With a new filibuster fight before us, I knew that it was time to contact my problem Senator Dianne Feinstein. She is one of the old Democrats who always stands in the way of filibuster reform. If Harry Reid is having a hard time finding the votes to counter the Republicans, you can count on Feinstein being missing from his caucus.
For the umpteenth time, writing to your Senator or Representative is really easy. Just go to Who Is My Representative. You enter your zip code (depending upon where you live, you may need your extended 9-digit code), and it will tell you who represents you in Congress. But more than that, it will give you links that take you right to where you can contact your representative. If you care enough to vote, you should definitely care enough to write your representative, because doing so gives you extra influence because most people don’t write.
What’s more, you don’t have to say much. I try to dash off a couple of breezy paragraphs. But a sentence or two is all you really need to do. This is what I wrote to Feinstein today:
Dear Senator Feinstein:
I know you are not keen on filibuster reform. But look: the little things that have been tried, have not worked. If anything is going to happen, you must at least support Harry Reid in his showdown with the Republicans. The current situation with the DC Court nominees is totally unacceptable.
You are cautious. I get that. But what I want is the end to the filibuster altogether (which I think we will get as soon as the Republicans are back in control, anyway). But moving forward on nomination filibusters must be done. Please support real filibuster reform and not more of the weak tea that hasn’t done anything to help the situation.
But like I said, you don’t even need to do that much. Just say, “You need to support Harry Reid in his fight against the Republican misuse of the filibuster!” It’s not going to mean any less than what I write. And remember that you have two Senators in this case. I will go and send a nice note to Barbara Boxer now. (My letters to her are always nice because she mostly does what I want.)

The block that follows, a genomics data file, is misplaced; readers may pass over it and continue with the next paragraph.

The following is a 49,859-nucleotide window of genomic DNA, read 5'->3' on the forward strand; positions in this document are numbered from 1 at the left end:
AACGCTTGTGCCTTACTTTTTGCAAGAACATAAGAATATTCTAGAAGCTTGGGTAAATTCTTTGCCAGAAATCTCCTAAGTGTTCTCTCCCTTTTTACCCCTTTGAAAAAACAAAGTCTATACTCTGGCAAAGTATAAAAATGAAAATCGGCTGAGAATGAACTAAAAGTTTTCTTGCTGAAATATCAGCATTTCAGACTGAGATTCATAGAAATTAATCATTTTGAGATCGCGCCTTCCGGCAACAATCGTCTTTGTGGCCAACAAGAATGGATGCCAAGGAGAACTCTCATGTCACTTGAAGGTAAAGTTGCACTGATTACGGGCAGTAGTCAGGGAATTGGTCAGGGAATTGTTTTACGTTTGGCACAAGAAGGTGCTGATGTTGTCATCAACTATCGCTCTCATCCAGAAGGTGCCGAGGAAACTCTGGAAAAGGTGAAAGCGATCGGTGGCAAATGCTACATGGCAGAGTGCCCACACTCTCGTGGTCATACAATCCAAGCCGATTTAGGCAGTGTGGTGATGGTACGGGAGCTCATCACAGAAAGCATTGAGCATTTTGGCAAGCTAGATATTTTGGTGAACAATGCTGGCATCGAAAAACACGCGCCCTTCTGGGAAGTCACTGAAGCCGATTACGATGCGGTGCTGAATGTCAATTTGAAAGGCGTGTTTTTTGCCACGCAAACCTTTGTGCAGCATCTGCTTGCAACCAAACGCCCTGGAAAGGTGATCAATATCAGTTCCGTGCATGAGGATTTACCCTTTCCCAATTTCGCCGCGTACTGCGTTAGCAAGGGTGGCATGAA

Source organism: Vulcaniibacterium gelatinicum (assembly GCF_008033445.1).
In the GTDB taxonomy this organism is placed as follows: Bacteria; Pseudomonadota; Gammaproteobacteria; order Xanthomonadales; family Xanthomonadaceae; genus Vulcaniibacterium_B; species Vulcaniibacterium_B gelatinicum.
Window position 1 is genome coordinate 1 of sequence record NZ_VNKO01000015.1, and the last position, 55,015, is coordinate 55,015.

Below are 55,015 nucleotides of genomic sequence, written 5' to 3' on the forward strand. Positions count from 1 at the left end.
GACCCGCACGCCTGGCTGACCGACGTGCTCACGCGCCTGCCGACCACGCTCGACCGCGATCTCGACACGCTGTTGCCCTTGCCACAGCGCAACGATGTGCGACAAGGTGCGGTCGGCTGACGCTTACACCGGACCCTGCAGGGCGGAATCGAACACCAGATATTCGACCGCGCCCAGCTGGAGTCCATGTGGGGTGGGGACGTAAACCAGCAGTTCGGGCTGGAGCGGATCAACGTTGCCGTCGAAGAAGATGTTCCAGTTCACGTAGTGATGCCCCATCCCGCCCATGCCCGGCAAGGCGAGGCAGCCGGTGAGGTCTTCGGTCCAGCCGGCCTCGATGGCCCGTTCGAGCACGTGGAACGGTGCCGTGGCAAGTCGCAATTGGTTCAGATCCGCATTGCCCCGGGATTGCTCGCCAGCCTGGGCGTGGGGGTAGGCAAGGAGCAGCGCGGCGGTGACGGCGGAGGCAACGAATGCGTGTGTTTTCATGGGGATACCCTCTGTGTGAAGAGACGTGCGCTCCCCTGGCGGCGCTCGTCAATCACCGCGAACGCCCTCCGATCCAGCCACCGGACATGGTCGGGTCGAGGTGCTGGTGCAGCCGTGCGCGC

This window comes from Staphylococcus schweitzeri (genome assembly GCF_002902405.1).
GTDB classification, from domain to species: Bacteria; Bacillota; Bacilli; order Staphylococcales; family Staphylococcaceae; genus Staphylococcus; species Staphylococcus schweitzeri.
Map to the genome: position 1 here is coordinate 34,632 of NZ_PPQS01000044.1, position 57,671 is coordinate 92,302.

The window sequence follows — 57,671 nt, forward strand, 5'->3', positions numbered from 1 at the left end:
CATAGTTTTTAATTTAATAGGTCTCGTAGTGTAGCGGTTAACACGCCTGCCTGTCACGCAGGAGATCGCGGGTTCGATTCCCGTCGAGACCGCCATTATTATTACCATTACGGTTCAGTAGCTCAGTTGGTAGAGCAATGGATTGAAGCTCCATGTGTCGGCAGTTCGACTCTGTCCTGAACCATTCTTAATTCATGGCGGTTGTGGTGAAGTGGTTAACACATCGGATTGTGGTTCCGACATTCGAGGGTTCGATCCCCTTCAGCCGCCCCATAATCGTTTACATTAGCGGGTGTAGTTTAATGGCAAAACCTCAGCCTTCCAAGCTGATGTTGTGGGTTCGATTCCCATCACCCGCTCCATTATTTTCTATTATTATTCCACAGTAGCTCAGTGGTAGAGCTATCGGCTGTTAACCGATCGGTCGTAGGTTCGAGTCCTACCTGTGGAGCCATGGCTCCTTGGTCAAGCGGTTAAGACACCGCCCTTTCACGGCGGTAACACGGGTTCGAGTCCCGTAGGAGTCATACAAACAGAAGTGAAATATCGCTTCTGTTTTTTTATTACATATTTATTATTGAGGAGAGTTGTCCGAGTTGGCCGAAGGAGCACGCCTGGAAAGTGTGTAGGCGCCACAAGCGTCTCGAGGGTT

Now the idea that “dependency” is what makes people poor might make some sense if we were all born with the same opportunities to get ahead. Tragically, however, that American dream is dead, or, at the very least, it lies broken and bleeding on the side of the road. In today’s economy, the single greatest predictor of how much an American child will earn in the future is how much his or her parents take home. Working Americans have essentially bought into a unique social contract: they forgo much of the economic security that citizens of other wealthy countries take for granted in exchange for a more “dynamic,” meritorious economy that supposedly offers them plenty of opportunities to succeed. Of course, this is never explicitly stated, and most of us don’t know about the deal, but it’s reinforced all the time in our economic discourse…
When the Brookings Institution’s Isabel Sawhill and John Morton looked at four generations of income data for men alone, they came up with a very different picture. They compared men ages thirty to thirty-nine in 1994 with their fathers at the same point in their careers and found that median incomes had increased by only 0.2 percent annually during the last three decades. But, they noted, “the story changes for a younger cohort.” Men in their thirties in 2004 had a median income that was, on average, 12 percent less than that of their father’ generation at the same age. The scholars concluded, “The up-escalator that has historically ensured that each generation would do better than the last may not be working very well.” …